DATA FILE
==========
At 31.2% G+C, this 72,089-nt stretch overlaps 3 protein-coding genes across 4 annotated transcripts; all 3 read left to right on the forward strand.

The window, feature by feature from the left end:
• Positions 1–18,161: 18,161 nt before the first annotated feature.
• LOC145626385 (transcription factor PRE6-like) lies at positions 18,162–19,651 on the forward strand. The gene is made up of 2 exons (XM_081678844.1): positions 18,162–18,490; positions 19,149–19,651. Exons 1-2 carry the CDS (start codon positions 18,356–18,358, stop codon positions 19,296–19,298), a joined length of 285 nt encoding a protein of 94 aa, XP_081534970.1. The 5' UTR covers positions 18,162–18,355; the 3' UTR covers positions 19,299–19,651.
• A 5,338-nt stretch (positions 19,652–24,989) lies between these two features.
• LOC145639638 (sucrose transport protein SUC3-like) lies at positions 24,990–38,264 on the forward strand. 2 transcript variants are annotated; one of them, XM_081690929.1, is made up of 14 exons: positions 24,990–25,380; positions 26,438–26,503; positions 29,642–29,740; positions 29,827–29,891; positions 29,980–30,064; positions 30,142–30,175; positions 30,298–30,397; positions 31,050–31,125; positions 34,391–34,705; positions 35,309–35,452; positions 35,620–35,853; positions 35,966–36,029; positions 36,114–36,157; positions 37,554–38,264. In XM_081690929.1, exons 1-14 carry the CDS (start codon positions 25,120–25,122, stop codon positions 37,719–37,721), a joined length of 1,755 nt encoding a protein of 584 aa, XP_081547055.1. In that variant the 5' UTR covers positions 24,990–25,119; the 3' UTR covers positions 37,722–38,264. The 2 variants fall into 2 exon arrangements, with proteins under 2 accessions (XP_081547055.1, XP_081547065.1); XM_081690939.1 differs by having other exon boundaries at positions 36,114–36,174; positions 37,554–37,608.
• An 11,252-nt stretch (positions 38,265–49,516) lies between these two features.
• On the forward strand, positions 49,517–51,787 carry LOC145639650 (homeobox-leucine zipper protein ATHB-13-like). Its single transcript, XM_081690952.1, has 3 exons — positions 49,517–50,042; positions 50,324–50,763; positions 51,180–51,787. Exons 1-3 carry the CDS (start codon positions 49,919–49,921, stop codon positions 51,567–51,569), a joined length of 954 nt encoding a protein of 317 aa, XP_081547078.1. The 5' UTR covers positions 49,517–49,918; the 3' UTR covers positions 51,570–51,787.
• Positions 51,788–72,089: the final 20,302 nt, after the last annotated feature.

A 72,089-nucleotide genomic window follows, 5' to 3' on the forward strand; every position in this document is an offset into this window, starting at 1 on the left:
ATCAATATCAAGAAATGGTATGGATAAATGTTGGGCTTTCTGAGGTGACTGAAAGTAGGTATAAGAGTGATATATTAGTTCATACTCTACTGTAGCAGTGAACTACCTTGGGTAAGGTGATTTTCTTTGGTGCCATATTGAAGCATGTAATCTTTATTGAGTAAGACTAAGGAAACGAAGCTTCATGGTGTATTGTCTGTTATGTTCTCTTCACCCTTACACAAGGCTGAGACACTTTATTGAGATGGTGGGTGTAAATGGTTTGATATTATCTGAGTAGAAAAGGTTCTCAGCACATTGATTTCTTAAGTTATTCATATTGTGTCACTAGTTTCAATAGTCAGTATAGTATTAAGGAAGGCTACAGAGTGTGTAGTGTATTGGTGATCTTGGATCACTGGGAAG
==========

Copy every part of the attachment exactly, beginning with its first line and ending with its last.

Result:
At 31.2% G+C, this 72,089-nt stretch overlaps 3 protein-coding genes across 4 annotated transcripts; all 3 read left to right on the forward strand.

The window, feature by feature from the left end:
• Positions 1–18,161: 18,161 nt before the first annotated feature.
• LOC145626385 (transcription factor PRE6-like) lies at positions 18,162–19,651 on the forward strand. The gene is made up of 2 exons (XM_081678844.1): positions 18,162–18,490; positions 19,149–19,651. Exons 1-2 carry the CDS (start codon positions 18,356–18,358, stop codon positions 19,296–19,298), a joined length of 285 nt encoding a protein of 94 aa, XP_081534970.1. The 5' UTR covers positions 18,162–18,355; the 3' UTR covers positions 19,299–19,651.
• A 5,338-nt stretch (positions 19,652–24,989) lies between these two features.
• LOC145639638 (sucrose transport protein SUC3-like) lies at positions 24,990–38,264 on the forward strand. 2 transcript variants are annotated; one of them, XM_081690929.1, is made up of 14 exons: positions 24,990–25,380; positions 26,438–26,503; positions 29,642–29,740; positions 29,827–29,891; positions 29,980–30,064; positions 30,142–30,175; positions 30,298–30,397; positions 31,050–31,125; positions 34,391–34,705; positions 35,309–35,452; positions 35,620–35,853; positions 35,966–36,029; positions 36,114–36,157; positions 37,554–38,264. In XM_081690929.1, exons 1-14 carry the CDS (start codon positions 25,120–25,122, stop codon positions 37,719–37,721), a joined length of 1,755 nt encoding a protein of 584 aa, XP_081547055.1. In that variant the 5' UTR covers positions 24,990–25,119; the 3' UTR covers positions 37,722–38,264. The 2 variants fall into 2 exon arrangements, with proteins under 2 accessions (XP_081547055.1, XP_081547065.1); XM_081690939.1 differs by having other exon boundaries at positions 36,114–36,174; positions 37,554–37,608.
• An 11,252-nt stretch (positions 38,265–49,516) lies between these two features.
• On the forward strand, positions 49,517–51,787 carry LOC145639650 (homeobox-leucine zipper protein ATHB-13-like). Its single transcript, XM_081690952.1, has 3 exons — positions 49,517–50,042; positions 50,324–50,763; positions 51,180–51,787. Exons 1-3 carry the CDS (start codon positions 49,919–49,921, stop codon positions 51,567–51,569), a joined length of 954 nt encoding a protein of 317 aa, XP_081547078.1. The 5' UTR covers positions 49,517–49,918; the 3' UTR covers positions 51,570–51,787.
• Positions 51,788–72,089: the final 20,302 nt, after the last annotated feature.

A 72,089-nucleotide genomic window follows, 5' to 3' on the forward strand; every position in this document is an offset into this window, starting at 1 on the left:
ATCAATATCAAGAAATGGTATGGATAAATGTTGGGCTTTCTGAGGTGACTGAAAGTAGGTATAAGAGTGATATATTAGTTCATACTCTACTGTAGCAGTGAACTACCTTGGGTAAGGTGATTTTCTTTGGTGCCATATTGAAGCATGTAATCTTTATTGAGTAAGACTAAGGAAACGAAGCTTCATGGTGTATTGTCTGTTATGTTCTCTTCACCCTTACACAAGGCTGAGACACTTTATTGAGATGGTGGGTGTAAATGGTTTGATATTATCTGAGTAGAAAAGGTTCTCAGCACATTGATTTCTTAAGTTATTCATATTGTGTCACTAGTTTCAATAGTCAGTATAGTATTAAGGAAGGCTACAGAGTGTGTAGTGTATTGGTGATCTTGGATCACTGGGAAG